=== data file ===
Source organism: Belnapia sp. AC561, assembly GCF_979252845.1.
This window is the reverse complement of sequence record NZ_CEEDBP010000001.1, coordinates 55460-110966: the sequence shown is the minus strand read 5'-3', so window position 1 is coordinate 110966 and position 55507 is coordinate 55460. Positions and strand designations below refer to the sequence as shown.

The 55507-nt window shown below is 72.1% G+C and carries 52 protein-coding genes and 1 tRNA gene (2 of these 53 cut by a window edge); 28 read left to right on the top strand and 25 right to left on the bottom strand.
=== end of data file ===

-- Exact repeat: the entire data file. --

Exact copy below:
Source organism: Belnapia sp. AC561, assembly GCF_979252845.1.
This window is the reverse complement of sequence record NZ_CEEDBP010000001.1, coordinates 55460-110966: the sequence shown is the minus strand read 5'-3', so window position 1 is coordinate 110966 and position 55507 is coordinate 55460. Positions and strand designations below refer to the sequence as shown.

The 55507-nt window shown below is 72.1% G+C and carries 52 protein-coding genes and 1 tRNA gene (2 of these 53 cut by a window edge); 28 read left to right on the top strand and 25 right to left on the bottom strand.